DA’s office declines to press charges in suspected child abuse case three years later

Collaborator: Brittany Harlow
Published: 04/21/2020, 9:35 AM
Edited: 03/11/2021, 10:22 AM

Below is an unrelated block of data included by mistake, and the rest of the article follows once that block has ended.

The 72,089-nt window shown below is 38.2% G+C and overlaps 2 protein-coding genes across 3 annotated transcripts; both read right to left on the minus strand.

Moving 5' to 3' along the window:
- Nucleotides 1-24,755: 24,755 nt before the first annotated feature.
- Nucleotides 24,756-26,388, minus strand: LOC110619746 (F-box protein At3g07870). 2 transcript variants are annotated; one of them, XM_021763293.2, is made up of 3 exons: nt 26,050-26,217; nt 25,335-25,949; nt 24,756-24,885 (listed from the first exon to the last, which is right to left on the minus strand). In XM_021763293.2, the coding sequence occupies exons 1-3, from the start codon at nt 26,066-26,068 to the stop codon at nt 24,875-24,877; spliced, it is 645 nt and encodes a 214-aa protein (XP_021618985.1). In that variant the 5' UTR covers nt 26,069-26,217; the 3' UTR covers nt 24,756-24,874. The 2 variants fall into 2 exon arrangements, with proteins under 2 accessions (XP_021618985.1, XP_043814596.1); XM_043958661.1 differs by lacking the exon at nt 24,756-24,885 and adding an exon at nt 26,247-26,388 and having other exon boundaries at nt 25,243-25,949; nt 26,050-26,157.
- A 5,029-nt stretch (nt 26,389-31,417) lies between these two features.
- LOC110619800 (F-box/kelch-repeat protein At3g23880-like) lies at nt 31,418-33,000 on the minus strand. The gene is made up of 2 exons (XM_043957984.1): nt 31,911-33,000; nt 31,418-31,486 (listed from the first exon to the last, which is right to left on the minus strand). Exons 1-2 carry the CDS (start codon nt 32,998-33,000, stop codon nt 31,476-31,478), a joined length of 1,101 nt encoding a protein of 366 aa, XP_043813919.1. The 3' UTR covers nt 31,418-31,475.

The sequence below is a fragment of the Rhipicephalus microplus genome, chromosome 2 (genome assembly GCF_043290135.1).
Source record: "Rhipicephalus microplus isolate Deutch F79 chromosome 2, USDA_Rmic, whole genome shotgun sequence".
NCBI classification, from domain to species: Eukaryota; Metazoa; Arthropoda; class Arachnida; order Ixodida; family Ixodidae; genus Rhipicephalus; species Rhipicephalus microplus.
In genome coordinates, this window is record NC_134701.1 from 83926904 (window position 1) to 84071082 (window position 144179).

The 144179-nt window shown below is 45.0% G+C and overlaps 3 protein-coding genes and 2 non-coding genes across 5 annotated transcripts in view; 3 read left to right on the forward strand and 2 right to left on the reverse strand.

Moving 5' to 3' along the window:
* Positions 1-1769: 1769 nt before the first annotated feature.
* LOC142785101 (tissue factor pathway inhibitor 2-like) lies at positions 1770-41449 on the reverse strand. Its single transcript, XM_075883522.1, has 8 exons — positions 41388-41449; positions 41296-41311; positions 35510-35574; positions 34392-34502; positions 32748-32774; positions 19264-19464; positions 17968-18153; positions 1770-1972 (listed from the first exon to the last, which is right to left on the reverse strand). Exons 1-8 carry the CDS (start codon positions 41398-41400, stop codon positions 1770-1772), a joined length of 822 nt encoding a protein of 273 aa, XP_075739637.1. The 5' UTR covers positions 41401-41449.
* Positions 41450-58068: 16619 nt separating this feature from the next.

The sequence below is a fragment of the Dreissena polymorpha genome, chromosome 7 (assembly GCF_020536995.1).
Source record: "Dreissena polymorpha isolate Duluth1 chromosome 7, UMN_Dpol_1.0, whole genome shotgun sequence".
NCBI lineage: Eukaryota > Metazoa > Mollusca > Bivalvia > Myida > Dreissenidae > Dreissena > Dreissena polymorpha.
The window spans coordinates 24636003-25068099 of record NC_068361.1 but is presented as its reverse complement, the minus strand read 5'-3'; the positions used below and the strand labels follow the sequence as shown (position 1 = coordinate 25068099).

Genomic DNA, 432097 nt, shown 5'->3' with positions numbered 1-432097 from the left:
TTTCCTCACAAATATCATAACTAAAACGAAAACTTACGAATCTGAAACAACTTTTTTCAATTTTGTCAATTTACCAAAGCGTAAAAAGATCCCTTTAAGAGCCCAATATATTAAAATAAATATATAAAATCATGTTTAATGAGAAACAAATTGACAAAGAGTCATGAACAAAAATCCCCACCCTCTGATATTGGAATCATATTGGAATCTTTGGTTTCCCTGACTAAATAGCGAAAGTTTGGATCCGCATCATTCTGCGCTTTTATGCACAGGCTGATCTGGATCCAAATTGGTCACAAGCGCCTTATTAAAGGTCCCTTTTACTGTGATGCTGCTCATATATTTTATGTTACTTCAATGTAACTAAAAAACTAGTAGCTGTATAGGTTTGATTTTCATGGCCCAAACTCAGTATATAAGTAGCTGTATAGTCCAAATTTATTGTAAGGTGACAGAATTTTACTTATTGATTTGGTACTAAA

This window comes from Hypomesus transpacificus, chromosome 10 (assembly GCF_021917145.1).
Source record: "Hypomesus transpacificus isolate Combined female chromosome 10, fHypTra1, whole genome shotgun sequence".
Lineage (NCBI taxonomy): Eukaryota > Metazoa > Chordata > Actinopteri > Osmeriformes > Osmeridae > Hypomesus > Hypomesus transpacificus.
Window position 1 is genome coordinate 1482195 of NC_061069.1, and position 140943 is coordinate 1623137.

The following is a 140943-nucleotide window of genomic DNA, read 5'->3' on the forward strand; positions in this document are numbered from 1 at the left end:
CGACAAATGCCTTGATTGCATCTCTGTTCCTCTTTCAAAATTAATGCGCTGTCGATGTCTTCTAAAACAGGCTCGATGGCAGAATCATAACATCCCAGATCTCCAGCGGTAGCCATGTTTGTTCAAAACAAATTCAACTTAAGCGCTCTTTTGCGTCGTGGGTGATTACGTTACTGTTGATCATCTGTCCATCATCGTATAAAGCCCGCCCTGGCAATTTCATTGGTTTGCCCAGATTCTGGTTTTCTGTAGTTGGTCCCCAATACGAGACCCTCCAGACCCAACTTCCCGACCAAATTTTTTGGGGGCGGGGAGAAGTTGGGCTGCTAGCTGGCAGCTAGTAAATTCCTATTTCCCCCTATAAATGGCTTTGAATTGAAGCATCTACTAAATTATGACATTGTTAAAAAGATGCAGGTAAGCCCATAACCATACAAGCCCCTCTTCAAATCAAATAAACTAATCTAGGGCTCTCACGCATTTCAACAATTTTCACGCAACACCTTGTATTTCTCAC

(DURANT, Okla.) “I don’t know what’s wrong with him,” a woman is heard saying at the end of a 911 call on January 12, 2017. An 11-week-old baby in her care had stopped breathing. She was performing CPR. Colbert EMS arrived and transported the baby to Texoma Medical Center. He was then flown to Dallas Children’s. That child was Tyler Meade. Despite a severe head injury, doctors were able to save his life. An investigation into what happened began soon after. The woman who called 911 was Diana Thomas of Colbert, Oklahoma. Days after the incident, she told an investigator with the Bryan County Sheriff’s Office that she had been walking with Tyler and tripped over her flipflops, causing them both to fall onto a blowup mattress. But Tyler’s grandfather, Scott Ridling, tells a different story. He told VNN he came straight from work at the Bonham Fire Department and was the second family member to get to TMC the day Tyler was hurt. “When Diana got there, I had asked her what happened,” Ridling said. “She said that he fell. And I said were you holding him? Were you holding him, and tripped and fell with him? Did he fall off something high, something like that? She said no, he just fell off the couch.” Ridling said he then asked if she was sure, because his injuries seemed a lot worse than a baby falling off a couch. “And she says no,” Ridling said. “He rolled off the couch.” “I talked to her the day after it happened,” Tyler’s mother, Sarah McCartney, said. “She told me she had no idea what was wrong with Tyler. That he just started acting funny. She didn’t tell me that she had fallen with him with him until two days later.” Dr. Kristen Reeder with Referral and Evaluation of At Risk Children (REACH) in Dallas told a Bryan County investigator later that month that the injury was consistent with shaken baby syndrome. Oklahoma Department of Human Services found it to be a substantiated case of child abuse. They told Thomas she was not allowed to care for any more children. “CPS told me if I took my children back there, my children would be taken away from me,” McCartney said. Tyler was released from the hospital, but continued treatment at Dallas Children’s for more than a year. Page after page of medical records listed Tyler’s injuries as “concerning for child abuse”. In fact, Tyler’s diagnosis is listed as “shaken baby” on one of the hundreds of pages of records relating to his case. McCartney said the REACH team told her multiple times it was an obvious case of child abuse. But Bryan County Assistant District Attorney Whitney Kerr told VNN there was not enough evidence to file charges. “The family is understandably frustrated about the length of time this is taking, but given the severity of injuries to Tyler, and the uncertainties about how they’ll affect him long-term, I’m not rushing to file charges without knowing fully what all aspects of this case look like,” Kerr told VNN via email in January 2020. In February, more than three years after the incident occurred, Kerr hired a medical expert to go over all of the medical records and make a decision as to whether someone “maliciously and willfully” committed an act of abuse against Tyler. We’re told she made a determination to not file charges in the case the following month. McCartney said despite the decision being a big letdown, she was not surprised. “It’s already been this long and they didn’t do anything,” McCartney said. “So, it don’t surprise me at all. He lived, you know. So, I think they just pushed it under the rug.” Email requests for comment to Kerr were not returned, but VNN was able to obtain an email Kerr sent to Tyler’s parents, explaining why she would not be filing charges in the case. It reads in part: “The medical records initially received from the CARE Team said that Tyler’s injures were concerning as related to being possibly caused by abuse but did not definitively say that was the cause. The sheriff’s office eventually interviewed Dr. Reeder again and when interviewed again, after having been given Ms. Thomas version of events, she would not say that Tyler’s injuries could not have occurred as Ms. Thomas described them.” The email stated Kerr’s medical expert came to a similar conclusion after reviewing Tyler’s records. VNN obtained a copy of the medical expert’s report completed by Dr. Ryan Brown on March 3, 2020. It in, Brown wrote, “At this time, I am unable to determine if abuse has occurred or not. It is highly suspicious that the child developed subdural hematomas with a fall described, but I am not able to determine, without a shadow of a doubt, that the event could not have caused this.” The findings have become a lot less certain the longer the case has progressed. The initial offense report submitted to the Bryan County District Attorney’s Office on January 30, 2017, stated Thomas told Investigator Jeff Wilson she had the baby cradled in the nook of her elbow when she fell with him, and his head never hit anything. After speaking with the doctor, Wilson said, “Dr. Reeder stated there was no way possible that T.M. suffered this amount of damage to his brain based on the fall I described. Dr. Reeder stated she could possibly understand the injury if the child had gotten tossed onto the bed but even then it would be almost impossible.” The initial report stated during a second interview with Thomas, conducted nine days after the first, Thomas told investigators she later remembered accidently dropping the baby on a couch. But a second report conducted with Reeder by a different Bryan County Sheriff’s Office investigator just after midnight on September 5, 2017, more than seven months after the alleged abuse occurred, contradicted the doctor’s earlier statements. The supplemental statement reports stated in part, “REEDER was not aware of the claim from the baby sitter, DIANA THOMAS, that she had fallen 3 to 4’ onto a blow up mattress while carrying the infant. REEDER could not positively say that the injuries sustained to the infant were not caused as a result of the fall. REEDER stated the infant at that age, has no control over their head, if THOMAS did fall on the infant, the injuries could have been a result of the fall.” We got in touch with Wilson who initially investigated the case, to see if he remembered interviewing Reeder more than three years ago. He did. Wilson, now an officer with the Calera Police Department, told VNN he spoke with Reeder while driving up to Oklahoma City for another abuse case, and stands by everything he put in his report, including his explanation of the fall to Reeder and her response. “I’m sure she went through a thousand other cases by September,” Wilson said. “So, I don’t know. I put down what she told me over the phone.” Wilson recalled it was a hectic time at the sheriff’s office, as current Bryan County Sheriff Johnny Christian was still in the process of taking over following former Sheriff Ken Golden’s retirement. A follow-up email from Kerr to McCartney confirmed Tyler’s case is now closed. “While we were there (at the hospital), seems like three or four different doctors, which there’s a ton of doctors there, every one of them said basically there’s only two ways this happened: car wreck or child abuse,” Ridling said. “Shaken baby, you know. So, we’re thinking something happened. And never got any closure on any of it, I guess.” McCartney said she hopes, at the very least, their tragedy will serve as a warning for others to do extensive research into who is watching their children, and not let saving money be a factor. “If I could take it back I would,” McCartney said. “I would never leave my kids with anybody.” Links to related stories: https://app.verifiednews.network/articles/share/962 https://app.verifiednews.network/articles/share/1005